Spring is arriving earlier
Around the globe, leaves are popping and fruit trees are blooming earlier than before. Norwegian records show that the temperature in mid-May is about one degree higher today than it was 40 years ago.
Anne Kjersti Bakken, who works at the phenological garden in Kvithamar near Trondheim, says that birch trees are tending to leaf out earlier than before.
“We have leaf-out figures from 1964 to the present. We aren’t seeing any major variations — for example, in 1964 leaf-out occurred on 7 May, and this year we recorded the same event on 11 May. But if we look at the figures in their entirety, we can see a trend toward ever earlier leafing out,” she says.
The records from the Oslo observation site of the Norwegian Meteorological Institute show that in May 1975, the average temperature in the country was 11.3 degrees compared to 12 degrees last year.
Earlier spring across the north
Springtime temperatures in Norway have risen by 1 to 1.5 degrees since the 1970s. The meteorological definition of spring is when the temperature stays above freezing for all 24 hours, or both day and night.
“The figures we have are clearly telling us that spring is coming earlier. How many days or weeks earlier is hard to say, but there’s no doubt that winter is being gobbled up at both ends,” said Hans Olav Hygen of the Norwegian Meteorological Institute.
Spring has also been in a hurry throughout Sweden this year. The annual "Vårkollen" project relies on people across the country who report early signs of spring to the Swedish Botanical Society. This year Swedes reported about 4,000 sightings of coltsfoot, hepatica, anemones, birch trees and cherry trees in flower on 30 April and 1 May.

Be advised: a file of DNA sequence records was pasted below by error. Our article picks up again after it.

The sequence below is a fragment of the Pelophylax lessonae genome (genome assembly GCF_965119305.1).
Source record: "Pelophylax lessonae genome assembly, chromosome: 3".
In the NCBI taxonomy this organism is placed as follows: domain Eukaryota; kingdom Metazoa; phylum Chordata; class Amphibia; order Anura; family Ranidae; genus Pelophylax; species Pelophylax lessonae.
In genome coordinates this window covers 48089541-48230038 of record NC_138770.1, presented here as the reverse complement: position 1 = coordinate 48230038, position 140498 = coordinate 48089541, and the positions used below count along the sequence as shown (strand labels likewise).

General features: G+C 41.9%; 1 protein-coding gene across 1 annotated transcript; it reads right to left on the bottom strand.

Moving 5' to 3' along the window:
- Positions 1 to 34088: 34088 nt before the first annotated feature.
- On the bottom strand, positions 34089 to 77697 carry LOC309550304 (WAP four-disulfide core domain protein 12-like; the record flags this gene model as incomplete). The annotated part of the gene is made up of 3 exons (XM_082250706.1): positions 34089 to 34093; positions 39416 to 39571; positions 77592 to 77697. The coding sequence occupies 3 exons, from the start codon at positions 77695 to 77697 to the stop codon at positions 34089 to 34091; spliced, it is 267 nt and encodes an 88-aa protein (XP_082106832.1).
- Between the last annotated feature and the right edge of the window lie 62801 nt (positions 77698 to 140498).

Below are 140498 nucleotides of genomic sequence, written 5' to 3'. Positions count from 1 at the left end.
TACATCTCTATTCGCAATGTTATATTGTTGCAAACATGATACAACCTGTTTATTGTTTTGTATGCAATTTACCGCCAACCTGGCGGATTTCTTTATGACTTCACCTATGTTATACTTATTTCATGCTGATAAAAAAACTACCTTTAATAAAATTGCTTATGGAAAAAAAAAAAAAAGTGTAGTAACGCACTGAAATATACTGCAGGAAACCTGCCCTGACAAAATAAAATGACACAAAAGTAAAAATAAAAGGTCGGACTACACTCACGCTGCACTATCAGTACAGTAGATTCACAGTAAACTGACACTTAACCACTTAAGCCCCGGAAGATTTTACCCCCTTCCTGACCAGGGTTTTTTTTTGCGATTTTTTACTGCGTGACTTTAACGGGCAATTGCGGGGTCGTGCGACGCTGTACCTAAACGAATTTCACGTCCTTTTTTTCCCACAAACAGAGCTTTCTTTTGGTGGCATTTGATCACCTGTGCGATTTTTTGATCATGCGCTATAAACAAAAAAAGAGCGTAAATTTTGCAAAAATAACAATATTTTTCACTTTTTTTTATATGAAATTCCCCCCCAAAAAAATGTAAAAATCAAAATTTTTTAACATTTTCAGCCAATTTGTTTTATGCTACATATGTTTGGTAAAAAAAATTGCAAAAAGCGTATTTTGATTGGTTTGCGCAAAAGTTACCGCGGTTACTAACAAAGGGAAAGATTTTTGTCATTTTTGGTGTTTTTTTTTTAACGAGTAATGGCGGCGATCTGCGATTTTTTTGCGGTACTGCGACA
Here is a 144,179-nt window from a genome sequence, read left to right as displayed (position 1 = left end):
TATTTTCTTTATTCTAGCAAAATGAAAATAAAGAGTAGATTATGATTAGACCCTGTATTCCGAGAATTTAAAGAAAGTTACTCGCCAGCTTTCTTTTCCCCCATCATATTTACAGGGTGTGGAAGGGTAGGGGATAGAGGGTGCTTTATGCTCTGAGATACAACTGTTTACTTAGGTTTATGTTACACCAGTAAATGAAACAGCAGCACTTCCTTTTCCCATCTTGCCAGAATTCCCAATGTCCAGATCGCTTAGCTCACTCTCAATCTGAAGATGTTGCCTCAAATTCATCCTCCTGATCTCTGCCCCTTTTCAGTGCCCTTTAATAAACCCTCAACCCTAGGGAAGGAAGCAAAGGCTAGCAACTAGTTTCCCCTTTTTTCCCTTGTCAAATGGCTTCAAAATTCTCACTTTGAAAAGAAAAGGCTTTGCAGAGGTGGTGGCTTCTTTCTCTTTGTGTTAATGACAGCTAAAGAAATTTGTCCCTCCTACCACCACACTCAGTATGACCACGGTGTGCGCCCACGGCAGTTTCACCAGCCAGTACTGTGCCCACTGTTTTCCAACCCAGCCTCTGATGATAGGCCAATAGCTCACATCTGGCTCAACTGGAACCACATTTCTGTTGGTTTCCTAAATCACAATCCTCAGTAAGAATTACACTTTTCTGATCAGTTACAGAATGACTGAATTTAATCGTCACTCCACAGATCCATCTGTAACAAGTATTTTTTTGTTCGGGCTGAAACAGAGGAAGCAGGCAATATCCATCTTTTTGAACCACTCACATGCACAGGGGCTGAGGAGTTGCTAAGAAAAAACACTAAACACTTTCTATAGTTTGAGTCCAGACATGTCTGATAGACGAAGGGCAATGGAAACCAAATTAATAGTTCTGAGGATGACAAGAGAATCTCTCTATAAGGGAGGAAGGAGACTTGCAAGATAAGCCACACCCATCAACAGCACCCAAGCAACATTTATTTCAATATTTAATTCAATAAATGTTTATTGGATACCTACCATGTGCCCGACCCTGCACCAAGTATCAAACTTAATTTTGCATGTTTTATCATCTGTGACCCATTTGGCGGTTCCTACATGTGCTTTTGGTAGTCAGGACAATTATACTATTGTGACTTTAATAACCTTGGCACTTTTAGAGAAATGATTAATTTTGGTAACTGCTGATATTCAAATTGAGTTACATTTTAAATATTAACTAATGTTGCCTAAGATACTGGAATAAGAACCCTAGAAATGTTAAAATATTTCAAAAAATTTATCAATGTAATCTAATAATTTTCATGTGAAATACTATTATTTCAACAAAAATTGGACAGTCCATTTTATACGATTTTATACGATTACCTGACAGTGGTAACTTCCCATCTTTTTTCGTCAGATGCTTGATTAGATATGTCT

Similar observations were conducted in Sweden in the late 1800s and early 1900s, enabling a comparison with current data. Using spring leaf-out as the basis for comparison, spring has moved 700-800 kilometres north as compared to 100 years ago.
Longer growing season
Melt-out — the date when the snow is gone in spring — has been recorded since 1960 at the Kise observation site in Norway’s Hedmark County. Researcher Hugh Riley says that melt-out is now occurring about one month earlier than in 1960, and the biggest change has happened since 1988.
Senior Researcher Mekjell Meland at the Norwegian Institute for Agricultural and Environmental Research (Bioforsk), has tracked fruit trees for 25 years in Ullensvang in the Hardanger region, and confirms that the trees are blooming earlier than before.
“When I was a boy, which is a few years ago, the rule of thumb was that the cherry trees would bloom for 17 May, Norwegian Constitution Day, and the apple blossoms came a week later. This year we noticed that the apple trees blossomed on 11 May, and the cherry blossoms came the day after,” says the 62-year-old Meland.
He adds that last year’s flowering in Hardanger came late, but the trend in recent years has been a longer growing season — for better or for worse.
Hygen at the Meteorological Institute says that the early spring is a result of global warming.
He worries about this trend and says, “Looking at the data from decade to decade, we’ve noted a marked change. It’s man-made warming, and radical steps are needed for this to stop.”
“In the long run, the whole world will be warmer. Norway itself may not see the major negative consequences, but we’ll notice the effects in heavier precipitation and worse skiing conditions. Some parts of the world will become uninhabitable,” he says.
Translated by: Nancy Bazilchuk